Mindfulness / Buddhist Psychology

Buddhism includes an analysis of human psychology, emotion, cognition, behavior and motivation along with therapeutic practices

Buddhism and the modern discipline of Psychology have multiple parallels and points of overlap. This includes a descriptive phenomenology of mental states, emotions and behaviors as well as theories of perception and unconscious mental factors. Psychotherapists such as Erich Fromm have found in Buddhist enlightenment experiences (e.g. kensho) the potential for transformation, healing and finding existential meaning. Some contemporary mental-health practitioners such as Jon Kabat-Zinn increasingly find ancient Buddhist practices (such as the development of mindfulness) of empirically proven therapeutic value,[3] while Buddhist teachers such as Jack Kornfield see Western psychology as providing complementary practices for Buddhists.

Existential Therapy

Existential therapy focuses on free will, self-determination, and the search for meaning—often centering on you rather than on the symptom. The approach emphasizes your capacity to make rational choices and to develop to your maximum potential.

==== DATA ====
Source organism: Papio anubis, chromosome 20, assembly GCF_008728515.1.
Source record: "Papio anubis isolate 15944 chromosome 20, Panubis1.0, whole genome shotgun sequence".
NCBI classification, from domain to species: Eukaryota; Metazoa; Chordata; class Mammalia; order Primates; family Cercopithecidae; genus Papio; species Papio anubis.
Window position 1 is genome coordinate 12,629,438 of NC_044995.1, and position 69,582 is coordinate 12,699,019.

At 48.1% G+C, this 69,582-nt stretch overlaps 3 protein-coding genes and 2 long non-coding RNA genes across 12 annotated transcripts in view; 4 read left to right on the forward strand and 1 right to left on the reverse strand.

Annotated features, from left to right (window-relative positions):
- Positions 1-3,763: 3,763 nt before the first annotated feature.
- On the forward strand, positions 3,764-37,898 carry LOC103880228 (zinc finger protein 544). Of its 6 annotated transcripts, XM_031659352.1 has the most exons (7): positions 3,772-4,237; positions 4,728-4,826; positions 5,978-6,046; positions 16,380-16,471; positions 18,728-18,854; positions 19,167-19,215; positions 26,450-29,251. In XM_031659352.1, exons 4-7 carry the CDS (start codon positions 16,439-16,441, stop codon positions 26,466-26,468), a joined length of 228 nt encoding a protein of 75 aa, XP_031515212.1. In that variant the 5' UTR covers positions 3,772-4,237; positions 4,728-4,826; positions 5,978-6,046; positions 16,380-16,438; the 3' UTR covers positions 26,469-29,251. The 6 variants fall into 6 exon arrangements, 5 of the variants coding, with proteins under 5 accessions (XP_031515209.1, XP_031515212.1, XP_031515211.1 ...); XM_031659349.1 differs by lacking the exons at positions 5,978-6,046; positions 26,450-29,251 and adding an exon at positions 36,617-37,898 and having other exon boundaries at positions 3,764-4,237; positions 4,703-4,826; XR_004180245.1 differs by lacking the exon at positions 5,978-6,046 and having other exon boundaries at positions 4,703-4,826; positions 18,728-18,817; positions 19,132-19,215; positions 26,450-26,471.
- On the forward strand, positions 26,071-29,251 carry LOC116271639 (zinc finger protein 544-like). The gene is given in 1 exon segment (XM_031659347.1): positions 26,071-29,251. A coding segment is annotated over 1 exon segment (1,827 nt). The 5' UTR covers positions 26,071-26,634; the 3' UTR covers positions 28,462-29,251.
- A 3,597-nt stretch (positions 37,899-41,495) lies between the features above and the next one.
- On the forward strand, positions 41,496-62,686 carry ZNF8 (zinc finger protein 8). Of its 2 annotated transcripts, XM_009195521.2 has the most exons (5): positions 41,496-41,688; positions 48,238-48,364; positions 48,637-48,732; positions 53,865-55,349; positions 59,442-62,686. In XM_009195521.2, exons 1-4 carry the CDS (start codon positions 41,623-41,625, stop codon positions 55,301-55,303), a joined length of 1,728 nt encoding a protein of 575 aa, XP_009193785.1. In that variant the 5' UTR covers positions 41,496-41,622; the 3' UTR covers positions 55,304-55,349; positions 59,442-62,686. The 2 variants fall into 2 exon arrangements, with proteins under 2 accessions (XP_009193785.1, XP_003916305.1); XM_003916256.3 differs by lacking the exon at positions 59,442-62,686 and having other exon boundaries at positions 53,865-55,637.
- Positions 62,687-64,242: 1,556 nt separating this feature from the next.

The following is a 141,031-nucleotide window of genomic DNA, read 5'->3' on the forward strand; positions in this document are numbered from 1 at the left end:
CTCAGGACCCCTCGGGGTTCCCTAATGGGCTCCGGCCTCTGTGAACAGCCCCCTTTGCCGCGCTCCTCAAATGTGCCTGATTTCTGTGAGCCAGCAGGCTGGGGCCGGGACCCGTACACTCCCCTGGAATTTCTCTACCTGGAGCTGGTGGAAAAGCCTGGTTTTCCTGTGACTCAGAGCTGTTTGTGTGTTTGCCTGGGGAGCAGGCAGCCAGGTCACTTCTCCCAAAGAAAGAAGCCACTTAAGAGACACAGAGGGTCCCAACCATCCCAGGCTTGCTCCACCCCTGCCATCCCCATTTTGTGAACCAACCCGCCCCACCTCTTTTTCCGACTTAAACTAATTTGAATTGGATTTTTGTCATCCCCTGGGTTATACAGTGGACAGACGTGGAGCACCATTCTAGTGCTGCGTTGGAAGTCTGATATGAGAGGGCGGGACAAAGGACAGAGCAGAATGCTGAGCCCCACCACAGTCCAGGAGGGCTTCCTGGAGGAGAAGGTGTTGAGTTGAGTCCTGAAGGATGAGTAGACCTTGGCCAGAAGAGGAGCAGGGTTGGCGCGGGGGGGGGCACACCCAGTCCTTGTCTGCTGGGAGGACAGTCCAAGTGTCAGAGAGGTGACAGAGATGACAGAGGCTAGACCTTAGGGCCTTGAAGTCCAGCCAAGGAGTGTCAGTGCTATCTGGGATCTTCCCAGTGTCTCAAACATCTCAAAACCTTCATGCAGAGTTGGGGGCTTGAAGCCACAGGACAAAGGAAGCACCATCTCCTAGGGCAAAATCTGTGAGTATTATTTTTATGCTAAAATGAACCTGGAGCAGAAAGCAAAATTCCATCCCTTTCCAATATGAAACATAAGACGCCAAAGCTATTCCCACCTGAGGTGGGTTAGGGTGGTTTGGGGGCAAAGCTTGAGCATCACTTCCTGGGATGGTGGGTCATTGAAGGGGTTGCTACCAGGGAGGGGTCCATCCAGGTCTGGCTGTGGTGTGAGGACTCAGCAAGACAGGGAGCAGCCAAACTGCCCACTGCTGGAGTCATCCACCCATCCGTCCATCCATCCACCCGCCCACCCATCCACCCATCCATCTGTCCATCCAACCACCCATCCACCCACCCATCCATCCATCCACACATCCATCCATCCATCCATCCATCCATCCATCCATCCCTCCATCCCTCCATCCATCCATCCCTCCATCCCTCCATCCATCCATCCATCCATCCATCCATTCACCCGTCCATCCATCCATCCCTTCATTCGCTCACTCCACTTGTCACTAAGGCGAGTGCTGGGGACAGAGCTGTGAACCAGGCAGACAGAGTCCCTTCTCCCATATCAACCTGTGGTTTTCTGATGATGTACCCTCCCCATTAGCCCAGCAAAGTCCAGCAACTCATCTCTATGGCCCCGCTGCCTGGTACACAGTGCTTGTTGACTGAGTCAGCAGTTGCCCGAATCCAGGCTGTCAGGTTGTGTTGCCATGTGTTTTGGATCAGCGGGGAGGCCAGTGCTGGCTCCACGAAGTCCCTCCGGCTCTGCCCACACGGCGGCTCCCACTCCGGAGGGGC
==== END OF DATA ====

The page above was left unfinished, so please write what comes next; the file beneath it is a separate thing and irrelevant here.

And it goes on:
The existential approach stresses that:

  • All people have the capacity for self-awareness.
  • Each person has a unique identity that can be known only through relationships with others.
  • People must continually re-create themselves because life’s meaning constantly changes.
  • Anxiety is part of the human condition.


Hypnotherapy focuses on hypnosis, the Greek term for sleep. The practice uses exercises that relax people, bringing them to an altered state of consciousness. This process focuses on mastering self-awareness. Through trance-like analysis, hypnosis decreases blood pressure and heart rate, putting one’s physical body at ease. Working with memories, hypnotherapy helps a person to reframe, relax, absorb, dissociate, respond, and reflect. The process reconstructs healthier associations with a person’s past events. Dealing with a wide range of conditions, such as anxiety and depression, people become responsive to new solutions that can lead to personal development through hypnotherapy.

Neuro-Linguistic Programming

Neuro-Linguistic Programming (NLP) therapy incorporates NLP, a set of language- and sensory-based interventions and behavior-modification techniques designed to help improve the client’s self-awareness, confidence, communication skills, and social actions. The goals of NLP are to help the client understand that the way one views the world affects how one operates in the world, and that it is necessary to change the thoughts and behavior patterns that have not proven beneficial in the past and that only serve to block one’s healing and success.

Attachment-Based Therapy